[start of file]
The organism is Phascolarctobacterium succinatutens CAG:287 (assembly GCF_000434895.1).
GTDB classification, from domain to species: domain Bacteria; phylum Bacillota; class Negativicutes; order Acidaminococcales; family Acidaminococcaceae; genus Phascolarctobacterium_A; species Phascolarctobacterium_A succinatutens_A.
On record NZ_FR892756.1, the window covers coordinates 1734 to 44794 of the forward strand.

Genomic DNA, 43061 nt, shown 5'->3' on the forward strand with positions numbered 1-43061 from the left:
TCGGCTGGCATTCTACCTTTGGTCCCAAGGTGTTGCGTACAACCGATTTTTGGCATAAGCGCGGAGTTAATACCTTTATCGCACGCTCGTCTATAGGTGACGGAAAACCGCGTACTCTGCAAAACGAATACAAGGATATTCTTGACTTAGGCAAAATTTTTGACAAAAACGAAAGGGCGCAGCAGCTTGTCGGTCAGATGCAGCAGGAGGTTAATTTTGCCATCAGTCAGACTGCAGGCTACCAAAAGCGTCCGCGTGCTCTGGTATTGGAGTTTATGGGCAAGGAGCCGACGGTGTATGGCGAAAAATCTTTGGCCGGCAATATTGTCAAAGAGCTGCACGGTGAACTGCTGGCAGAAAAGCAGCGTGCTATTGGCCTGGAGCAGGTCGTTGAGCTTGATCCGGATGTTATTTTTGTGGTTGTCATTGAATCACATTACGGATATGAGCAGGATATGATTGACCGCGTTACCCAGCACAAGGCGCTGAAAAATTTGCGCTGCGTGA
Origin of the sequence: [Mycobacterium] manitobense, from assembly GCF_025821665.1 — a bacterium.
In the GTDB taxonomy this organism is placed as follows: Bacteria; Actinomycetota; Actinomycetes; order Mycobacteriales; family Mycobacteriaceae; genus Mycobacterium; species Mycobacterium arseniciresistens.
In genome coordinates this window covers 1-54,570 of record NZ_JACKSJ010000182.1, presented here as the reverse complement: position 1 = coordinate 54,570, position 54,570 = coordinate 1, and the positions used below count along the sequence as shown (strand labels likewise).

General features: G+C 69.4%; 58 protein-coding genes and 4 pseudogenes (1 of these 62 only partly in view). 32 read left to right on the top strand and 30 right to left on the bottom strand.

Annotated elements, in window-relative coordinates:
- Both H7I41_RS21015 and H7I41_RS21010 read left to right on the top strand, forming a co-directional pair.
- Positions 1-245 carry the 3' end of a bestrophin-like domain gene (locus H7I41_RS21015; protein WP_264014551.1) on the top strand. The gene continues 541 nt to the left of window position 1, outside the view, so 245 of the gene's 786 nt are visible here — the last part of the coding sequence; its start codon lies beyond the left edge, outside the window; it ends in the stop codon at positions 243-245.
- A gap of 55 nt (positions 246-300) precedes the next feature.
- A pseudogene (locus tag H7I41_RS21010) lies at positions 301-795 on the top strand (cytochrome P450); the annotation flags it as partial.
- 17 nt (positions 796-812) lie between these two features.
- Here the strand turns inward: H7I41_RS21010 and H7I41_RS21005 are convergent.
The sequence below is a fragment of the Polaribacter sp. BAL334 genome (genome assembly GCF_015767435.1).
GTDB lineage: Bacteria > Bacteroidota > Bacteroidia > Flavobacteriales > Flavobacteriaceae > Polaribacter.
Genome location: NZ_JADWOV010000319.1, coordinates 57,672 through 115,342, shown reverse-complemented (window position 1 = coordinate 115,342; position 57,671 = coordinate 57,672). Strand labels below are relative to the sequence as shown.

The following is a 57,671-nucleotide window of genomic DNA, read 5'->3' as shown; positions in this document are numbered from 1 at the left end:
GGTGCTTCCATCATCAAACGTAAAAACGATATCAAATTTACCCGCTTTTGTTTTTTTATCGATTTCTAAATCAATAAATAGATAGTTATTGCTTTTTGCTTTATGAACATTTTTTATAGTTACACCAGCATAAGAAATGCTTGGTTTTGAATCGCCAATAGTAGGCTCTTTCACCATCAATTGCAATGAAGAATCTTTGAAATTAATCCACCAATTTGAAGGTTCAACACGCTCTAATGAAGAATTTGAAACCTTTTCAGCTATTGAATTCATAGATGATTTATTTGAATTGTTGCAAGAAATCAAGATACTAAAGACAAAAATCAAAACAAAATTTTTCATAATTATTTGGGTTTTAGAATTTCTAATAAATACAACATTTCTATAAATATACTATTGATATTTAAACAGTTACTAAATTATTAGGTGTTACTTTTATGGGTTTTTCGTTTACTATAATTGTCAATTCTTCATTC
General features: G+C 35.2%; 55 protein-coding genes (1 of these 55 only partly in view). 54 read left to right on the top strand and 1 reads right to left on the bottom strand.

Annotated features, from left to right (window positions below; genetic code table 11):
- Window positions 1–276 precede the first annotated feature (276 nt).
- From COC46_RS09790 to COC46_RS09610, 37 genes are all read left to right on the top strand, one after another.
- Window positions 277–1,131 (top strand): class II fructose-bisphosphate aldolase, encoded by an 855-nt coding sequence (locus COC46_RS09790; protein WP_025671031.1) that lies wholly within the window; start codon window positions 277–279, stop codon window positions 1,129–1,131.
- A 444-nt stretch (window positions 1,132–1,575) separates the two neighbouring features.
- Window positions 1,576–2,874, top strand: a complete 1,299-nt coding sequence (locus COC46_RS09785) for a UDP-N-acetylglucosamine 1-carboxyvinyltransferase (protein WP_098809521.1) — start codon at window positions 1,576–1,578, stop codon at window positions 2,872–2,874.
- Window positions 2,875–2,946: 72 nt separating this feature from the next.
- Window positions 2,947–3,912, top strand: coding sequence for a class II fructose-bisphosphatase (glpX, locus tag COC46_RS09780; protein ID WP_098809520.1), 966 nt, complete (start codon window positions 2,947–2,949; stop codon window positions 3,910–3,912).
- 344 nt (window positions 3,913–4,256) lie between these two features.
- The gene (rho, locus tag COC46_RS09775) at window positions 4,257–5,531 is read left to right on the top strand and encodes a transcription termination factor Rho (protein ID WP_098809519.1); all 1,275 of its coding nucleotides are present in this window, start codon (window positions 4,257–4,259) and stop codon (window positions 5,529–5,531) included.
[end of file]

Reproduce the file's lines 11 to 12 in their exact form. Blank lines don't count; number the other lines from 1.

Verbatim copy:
- Both H7I41_RS21015 and H7I41_RS21010 read left to right on the top strand, forming a co-directional pair.
- Positions 1-245 carry the 3' end of a bestrophin-like domain gene (locus H7I41_RS21015; protein WP_264014551.1) on the top strand. The gene continues 541 nt to the left of window position 1, outside the view, so 245 of the gene's 786 nt are visible here — the last part of the coding sequence; its start codon lies beyond the left edge, outside the window; it ends in the stop codon at positions 243-245.